Resourceful Schatze Page (Lauren Bacall), spunky Loco Dempsey (Betty Grable), and ditsy Pola Debevoise (Marilyn Monroe) rent a luxurious Sutton Place penthouse from Freddie Denmark (David Wayne), who is avoiding the IRS by living in Europe. The women plan to use it to attract and marry millionaires.

When money is tight, Schatze pawns some of Freddie's furniture, without his knowledge of course; as winter approaches, the furnishings gradually vanish.

One day, Loco carries in some groceries, assisted by Tom Brookman (Cameron Mitchell) who is very interested in Schatze, but she knows from prior marital experience what he is — a "gas pump jockey" — and tries repeatedly to brush him off, without success. She has her sights on bigger game: the charming, classy widower J.D. Hanley (William Powell) whose worth is irreproachably large. All the while she's stalking the older J.D., Tom keeps after her. After every one of their dates, she tells him she never wants to see him again. She refuses to marry a poor man again.

Meanwhile, Loco becomes acquainted with a grumpy businessman, Waldo Brewster (Fred Clark). He's married, but she agrees to go with him to his "lodge" in Maine, mistakenly thinking she's going to meet a bunch of Elk’s Club members. When she learns the truth, she wants nothing to do with his plans. Unfortunately, she comes down with the measles and has to stay in the lodge until cured. She is nursed back to health with the help of a strapping young man named Eben (Rory Calhoun), who she thinks owns most of the surrounding land. She has no trouble transferring her affections to the handsome outdoorsman and they become engaged. When she finds out that he's just a forest ranger, guarding against fires on "his" land, she is very disappointed, but she loves him and is willing to overlook his financial shortcomings.

The third member of the group, Pola is hilariously nearsighted, but hates to wear her glasses where any man might see her. As she puts it, "Men aren't attentive to girls who wear glasses." (a takeoff of Dorothy Parker’s "Men seldom make passes at girls who wear glasses.") She falls for a phony Arab oil tycoon, not knowing he's really a crooked speculator. Luckily, when she takes a plane to meet him, she misreads an airport sign and ends up on the wrong plane. She sits next to a man, also wearing glasses, who thinks she's "quite a strudel" and encourages her to put hers on. It turns out that he is the mysterious Freddie Denmark; he is on his way to Kansas City to find the crooked accountant who got him into trouble with the IRS. He doesn't have much luck when he tracks the man down (he gets beaten up), but has much more success with Pola.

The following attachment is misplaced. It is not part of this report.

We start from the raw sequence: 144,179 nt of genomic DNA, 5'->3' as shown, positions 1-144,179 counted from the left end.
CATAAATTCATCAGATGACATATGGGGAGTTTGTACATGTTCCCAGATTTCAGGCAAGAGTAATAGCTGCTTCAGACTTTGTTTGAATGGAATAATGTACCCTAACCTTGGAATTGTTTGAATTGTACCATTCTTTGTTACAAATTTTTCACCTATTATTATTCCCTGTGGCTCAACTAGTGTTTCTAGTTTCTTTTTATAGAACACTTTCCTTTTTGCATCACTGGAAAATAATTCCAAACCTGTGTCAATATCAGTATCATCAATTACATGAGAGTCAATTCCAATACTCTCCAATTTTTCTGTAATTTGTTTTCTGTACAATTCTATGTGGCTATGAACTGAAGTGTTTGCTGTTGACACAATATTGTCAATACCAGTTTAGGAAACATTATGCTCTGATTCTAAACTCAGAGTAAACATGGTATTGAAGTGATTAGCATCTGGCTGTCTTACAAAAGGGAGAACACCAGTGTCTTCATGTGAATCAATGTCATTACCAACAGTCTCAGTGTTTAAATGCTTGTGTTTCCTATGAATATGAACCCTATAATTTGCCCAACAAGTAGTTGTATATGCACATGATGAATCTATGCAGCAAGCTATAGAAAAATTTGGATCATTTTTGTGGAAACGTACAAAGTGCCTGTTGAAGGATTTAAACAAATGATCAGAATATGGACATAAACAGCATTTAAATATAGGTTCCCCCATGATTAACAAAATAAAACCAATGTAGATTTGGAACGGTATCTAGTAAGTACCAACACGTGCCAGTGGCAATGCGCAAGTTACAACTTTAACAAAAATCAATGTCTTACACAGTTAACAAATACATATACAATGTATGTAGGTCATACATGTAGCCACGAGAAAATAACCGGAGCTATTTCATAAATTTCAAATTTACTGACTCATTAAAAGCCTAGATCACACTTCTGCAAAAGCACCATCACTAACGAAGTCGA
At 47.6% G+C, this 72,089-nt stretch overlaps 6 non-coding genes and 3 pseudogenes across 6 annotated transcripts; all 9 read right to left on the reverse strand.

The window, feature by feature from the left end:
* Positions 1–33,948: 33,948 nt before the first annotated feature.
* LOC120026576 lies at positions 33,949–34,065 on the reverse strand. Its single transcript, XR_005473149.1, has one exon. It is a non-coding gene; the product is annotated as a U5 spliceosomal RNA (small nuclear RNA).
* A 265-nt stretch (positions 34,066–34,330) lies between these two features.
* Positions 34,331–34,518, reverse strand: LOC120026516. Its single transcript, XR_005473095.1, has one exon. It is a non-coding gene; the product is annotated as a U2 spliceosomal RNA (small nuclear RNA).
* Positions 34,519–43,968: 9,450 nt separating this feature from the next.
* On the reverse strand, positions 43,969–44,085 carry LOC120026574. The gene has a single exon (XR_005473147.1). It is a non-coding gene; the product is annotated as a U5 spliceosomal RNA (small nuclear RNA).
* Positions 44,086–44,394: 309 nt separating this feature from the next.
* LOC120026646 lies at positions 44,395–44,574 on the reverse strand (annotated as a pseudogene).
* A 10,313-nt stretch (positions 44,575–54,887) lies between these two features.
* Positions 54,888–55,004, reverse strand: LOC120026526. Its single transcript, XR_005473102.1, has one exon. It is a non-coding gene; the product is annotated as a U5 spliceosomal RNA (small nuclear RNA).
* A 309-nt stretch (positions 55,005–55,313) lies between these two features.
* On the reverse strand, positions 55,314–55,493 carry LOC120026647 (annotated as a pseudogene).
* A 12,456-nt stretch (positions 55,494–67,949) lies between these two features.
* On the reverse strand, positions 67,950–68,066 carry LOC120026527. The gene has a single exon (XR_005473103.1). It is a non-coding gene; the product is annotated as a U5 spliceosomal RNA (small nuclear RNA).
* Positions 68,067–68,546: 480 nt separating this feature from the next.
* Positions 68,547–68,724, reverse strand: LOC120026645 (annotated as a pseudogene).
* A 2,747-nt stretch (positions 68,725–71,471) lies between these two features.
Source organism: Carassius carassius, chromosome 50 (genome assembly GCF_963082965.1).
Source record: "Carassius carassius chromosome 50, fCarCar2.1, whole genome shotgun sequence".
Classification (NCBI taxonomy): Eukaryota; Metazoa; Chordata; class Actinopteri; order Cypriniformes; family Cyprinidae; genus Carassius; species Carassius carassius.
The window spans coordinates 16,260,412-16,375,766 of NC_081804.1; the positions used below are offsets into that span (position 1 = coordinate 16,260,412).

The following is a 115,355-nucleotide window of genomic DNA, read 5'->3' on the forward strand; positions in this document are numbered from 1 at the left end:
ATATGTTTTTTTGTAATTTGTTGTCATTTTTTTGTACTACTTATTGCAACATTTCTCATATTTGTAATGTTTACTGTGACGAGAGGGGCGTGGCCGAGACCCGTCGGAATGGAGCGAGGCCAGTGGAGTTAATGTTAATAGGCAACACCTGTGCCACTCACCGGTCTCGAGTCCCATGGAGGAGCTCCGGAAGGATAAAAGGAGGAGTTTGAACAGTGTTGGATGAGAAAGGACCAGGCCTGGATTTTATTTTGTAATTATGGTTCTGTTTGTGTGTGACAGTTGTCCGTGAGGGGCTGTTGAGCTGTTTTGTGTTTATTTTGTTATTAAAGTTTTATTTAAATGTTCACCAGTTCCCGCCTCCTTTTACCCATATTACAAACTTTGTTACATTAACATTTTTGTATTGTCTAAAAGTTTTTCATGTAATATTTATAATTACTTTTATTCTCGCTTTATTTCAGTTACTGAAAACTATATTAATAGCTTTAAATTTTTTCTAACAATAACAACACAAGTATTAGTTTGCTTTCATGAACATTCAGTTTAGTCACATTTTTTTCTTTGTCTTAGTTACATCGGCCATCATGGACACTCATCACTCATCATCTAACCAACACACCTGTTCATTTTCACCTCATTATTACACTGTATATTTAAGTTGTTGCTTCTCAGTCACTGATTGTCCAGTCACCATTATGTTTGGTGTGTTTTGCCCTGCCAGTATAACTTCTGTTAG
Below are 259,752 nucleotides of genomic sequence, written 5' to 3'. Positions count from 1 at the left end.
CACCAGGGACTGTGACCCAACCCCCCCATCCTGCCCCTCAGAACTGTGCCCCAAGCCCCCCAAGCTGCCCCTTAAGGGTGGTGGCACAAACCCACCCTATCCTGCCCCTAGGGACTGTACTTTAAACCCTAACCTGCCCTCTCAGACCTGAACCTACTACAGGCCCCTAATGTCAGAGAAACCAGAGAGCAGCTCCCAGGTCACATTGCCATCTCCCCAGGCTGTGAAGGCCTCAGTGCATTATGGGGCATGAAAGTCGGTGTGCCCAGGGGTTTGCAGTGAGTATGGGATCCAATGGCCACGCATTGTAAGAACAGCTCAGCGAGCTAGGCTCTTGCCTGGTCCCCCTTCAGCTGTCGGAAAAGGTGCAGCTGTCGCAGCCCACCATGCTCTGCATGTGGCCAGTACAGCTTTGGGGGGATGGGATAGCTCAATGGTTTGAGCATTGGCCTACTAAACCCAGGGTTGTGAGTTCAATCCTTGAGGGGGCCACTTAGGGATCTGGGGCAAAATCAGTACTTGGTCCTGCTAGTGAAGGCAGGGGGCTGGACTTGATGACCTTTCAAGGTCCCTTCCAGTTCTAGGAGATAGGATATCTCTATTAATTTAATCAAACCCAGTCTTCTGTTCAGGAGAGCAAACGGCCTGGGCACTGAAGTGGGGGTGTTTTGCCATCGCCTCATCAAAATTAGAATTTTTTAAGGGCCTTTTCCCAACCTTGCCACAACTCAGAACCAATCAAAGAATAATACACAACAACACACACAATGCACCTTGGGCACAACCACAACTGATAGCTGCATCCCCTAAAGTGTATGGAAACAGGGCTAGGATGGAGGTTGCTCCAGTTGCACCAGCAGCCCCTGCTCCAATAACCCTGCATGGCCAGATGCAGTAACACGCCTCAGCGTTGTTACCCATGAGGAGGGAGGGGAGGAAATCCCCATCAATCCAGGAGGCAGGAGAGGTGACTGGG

Loco, and Pola are reunited with Schatze just before her wedding. She finally managed to overcome J.D.'s qualms about their age difference. Tom shows up and is recognized by the groom. It turns out that Tom is by far the richer of the two men. J.D. has an inkling how things are going to turn out, so he is not too surprised when Schatze finds herself unable to go through with the wedding because she doesn't love him. J.D. leaves graciously and Schatze, against her better judgment, ends up marrying Tom.

Afterwards, the three happy couples end up at a greasy spoon dining on hamburgers. Tom breaks the news to Schatze that he is extremely wealthy, naming all the things he owns, but she thinks he's kidding. He then pays the bill, pulling out an enormous wad of money. The three women faint dead away. The men then drink a toast to their unconscious wives.

Oscar
1 Nomination
0 Awards

Golden Globes
0 Nominations
0 Awards
“How to Marry a Millionaire” is not often mentioned amongst the great films of its era. For the star of the film is not Bacall, Grable or even Monroe, it’s Cinemascope. The first romantic comedy to be filmed using the new expansive film medium, Fox executives concentrated on little else. It’s a shame, because with three fantastic leads it could have been a good old-fashioned screwball comedy.

However, with that said, I still believe it to be a great source of comedy from a wonderful cast. Lauren Bacall has always been one of my favorite actors, and she and William Powell do work wonderfully together.

With as many times as I have seen this move, I was really struck at the wonderful performance that Betty Grable turned in. She was perfect! With all the wonderful work I have seen in many of her films, “How To Marry A Millionaire” shows her to be a wonderful comedic actress, playing a "dim blonde" who really isn't that dim. What a talent!

Marilyn Monroe is always a delight - I think that she was a much better actress than she is generally given credit for, and with “How To Marry A Millionaire” and “Gentlemen Prefer Blondes” it erases all doubt about her talents. (With the exception of “The Prince and the Showgirl” which she acts circles around Laurence Olivier!) This film is proof positive that Marilyn was a gifted comedian with impeccable timing- and not just another pretty face walking around on a luscious body. Marilyn is downright hilarious as the beautiful girl, who is too vain to wear glasses in public, but "blind as a bat" without them. Watching her character discretely grope her way through life and continuously bump into things, while retaining her dignity is a treat. While this movie may be a mere comic trifle, the film succeeds marvelously thanks to Marilyn and the film's other two leading ladies.